In the sphere of mathematics he laid the foundation of tt1e theory of branching processes and evolved the theory of interpolation and extrapolation of random sequences. In these years he wrote ( together with B. V. Gnedenko) the classic work on limiting distributions for sums of independent random variables.
Among all his concrete results we note one theorem (left unpublished by A. N. Kolmogorov) on the completeness of irreducible representations of groups.
The next ten years, the fifties, were characterized by an unusual rise in creative energy. Here again, as in his younger days, the creation of important new concepts is combined with the solution of long standing and fundamental problems.
Here we must point to, first of all, a cycle of works on classical mechanics. A. N. Kolmogorov presented an overview of these results at the above mentioned Amsterdam Congress. The problem of the evolution of orbits in the three body problem can be traced back to Newton and Laplace. Poincare called the problem of the behavior of Hamiltonian systems under small perturbations of the Hamiltonian function 'the fundamental problem of dynamics'. This problem was solved in the general situation in Kolmogorov's work for most initial conditions. The methods of proof developed in this work played a great role in classical analysis, mechanics and other areas of natural science. Later it was further developed in the work by V. I. Arnold and J. Moser and became known under the name KAMtheory (the theory of KolmogorovArnoldMoser).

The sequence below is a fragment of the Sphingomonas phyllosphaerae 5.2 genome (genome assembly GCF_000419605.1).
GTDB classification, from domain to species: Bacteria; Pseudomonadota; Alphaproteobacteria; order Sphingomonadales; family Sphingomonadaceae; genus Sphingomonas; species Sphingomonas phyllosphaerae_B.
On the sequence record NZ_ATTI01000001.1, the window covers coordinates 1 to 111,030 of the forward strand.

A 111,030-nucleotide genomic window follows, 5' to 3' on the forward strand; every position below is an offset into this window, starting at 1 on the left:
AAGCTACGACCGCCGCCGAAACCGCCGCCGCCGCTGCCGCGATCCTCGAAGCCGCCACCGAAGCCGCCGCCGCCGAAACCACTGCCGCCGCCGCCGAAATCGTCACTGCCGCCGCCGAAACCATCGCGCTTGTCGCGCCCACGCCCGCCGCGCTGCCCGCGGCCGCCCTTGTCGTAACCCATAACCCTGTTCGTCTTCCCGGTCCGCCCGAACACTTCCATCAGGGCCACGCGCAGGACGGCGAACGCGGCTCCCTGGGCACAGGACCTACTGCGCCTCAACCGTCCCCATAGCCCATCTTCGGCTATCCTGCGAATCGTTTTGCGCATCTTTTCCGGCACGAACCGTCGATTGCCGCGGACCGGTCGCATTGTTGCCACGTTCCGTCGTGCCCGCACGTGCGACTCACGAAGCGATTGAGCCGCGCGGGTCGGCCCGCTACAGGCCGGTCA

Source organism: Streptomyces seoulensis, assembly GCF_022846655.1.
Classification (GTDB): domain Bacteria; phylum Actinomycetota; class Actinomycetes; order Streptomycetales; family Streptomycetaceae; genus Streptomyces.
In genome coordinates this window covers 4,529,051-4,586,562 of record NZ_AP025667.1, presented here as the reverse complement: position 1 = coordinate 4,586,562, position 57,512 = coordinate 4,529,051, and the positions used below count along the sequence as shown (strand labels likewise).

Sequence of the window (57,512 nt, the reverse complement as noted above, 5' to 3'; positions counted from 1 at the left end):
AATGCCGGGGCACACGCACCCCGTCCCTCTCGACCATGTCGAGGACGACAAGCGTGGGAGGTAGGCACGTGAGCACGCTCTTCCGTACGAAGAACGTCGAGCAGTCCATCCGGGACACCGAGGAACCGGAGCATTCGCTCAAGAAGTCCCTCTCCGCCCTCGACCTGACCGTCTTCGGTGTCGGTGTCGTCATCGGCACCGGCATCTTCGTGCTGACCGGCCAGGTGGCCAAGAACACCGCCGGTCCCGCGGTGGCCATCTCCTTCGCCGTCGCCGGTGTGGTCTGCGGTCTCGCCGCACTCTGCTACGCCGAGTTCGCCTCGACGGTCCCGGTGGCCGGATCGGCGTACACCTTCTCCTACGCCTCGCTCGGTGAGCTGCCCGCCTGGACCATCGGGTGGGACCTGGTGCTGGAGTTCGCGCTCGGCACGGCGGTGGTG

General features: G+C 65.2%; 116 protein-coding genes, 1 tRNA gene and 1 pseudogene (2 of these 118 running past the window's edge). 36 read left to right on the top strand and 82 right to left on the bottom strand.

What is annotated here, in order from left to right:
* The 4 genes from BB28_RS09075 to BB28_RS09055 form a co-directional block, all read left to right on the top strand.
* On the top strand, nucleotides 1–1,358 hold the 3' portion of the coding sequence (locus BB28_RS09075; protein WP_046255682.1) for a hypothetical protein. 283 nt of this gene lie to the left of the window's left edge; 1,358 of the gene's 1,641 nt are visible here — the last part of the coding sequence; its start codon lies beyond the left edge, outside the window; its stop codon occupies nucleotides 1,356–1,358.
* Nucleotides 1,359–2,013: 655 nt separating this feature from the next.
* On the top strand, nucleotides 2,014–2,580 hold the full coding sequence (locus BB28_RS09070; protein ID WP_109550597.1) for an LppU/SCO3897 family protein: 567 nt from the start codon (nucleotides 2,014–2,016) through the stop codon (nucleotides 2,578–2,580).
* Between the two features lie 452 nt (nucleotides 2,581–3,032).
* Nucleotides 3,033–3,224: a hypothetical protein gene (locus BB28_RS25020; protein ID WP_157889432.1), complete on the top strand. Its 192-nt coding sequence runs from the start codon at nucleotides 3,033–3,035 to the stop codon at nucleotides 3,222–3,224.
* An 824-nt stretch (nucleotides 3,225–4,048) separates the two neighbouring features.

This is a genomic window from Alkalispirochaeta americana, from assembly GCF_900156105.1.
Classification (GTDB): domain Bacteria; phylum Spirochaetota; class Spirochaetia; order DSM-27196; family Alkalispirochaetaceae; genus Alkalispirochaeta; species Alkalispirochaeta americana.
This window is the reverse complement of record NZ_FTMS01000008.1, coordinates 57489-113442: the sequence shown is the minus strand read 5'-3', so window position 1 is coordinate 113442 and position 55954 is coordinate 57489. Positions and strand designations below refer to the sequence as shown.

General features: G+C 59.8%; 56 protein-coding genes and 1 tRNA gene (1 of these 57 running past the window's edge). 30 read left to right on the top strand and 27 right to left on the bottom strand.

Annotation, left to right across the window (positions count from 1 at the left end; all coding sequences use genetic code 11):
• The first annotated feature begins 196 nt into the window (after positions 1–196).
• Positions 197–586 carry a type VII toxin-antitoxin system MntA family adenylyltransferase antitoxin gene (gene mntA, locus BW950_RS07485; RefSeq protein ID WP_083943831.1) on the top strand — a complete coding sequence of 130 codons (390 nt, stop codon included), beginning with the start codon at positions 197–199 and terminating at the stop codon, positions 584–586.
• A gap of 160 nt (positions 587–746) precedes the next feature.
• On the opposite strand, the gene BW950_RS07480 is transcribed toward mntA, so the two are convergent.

In these years Kolmogorov achieved the following fundamental result: any con tinuous function on an ndimensional cube ( any n) can be represented as a superposi tion of continuous functions of three variables. This reduces Hilbert's 13th problem to the concrete problem of representing functions on universal trees in three dimensional space. This last problem was solved by V. I. Arnold (solved under the guidance of A. N. in third year student work), thus refuting the hypothesis of Hilbert.
Later, A. N. Kolmogorov obtained the following definitive result: a continuous function on a cube of any dimension is representable as a superposition of continuous functions and the operation of addition.
Using ergodic theory Kolmogorov introduced a new metric invariant, the entropy of dynamical systems. On the one hand, this solved the classic problem about the nonisomorphism of Bernoulli automorphisms, and on the other hand, a completely new field of research was opened, later leading to chaos theory.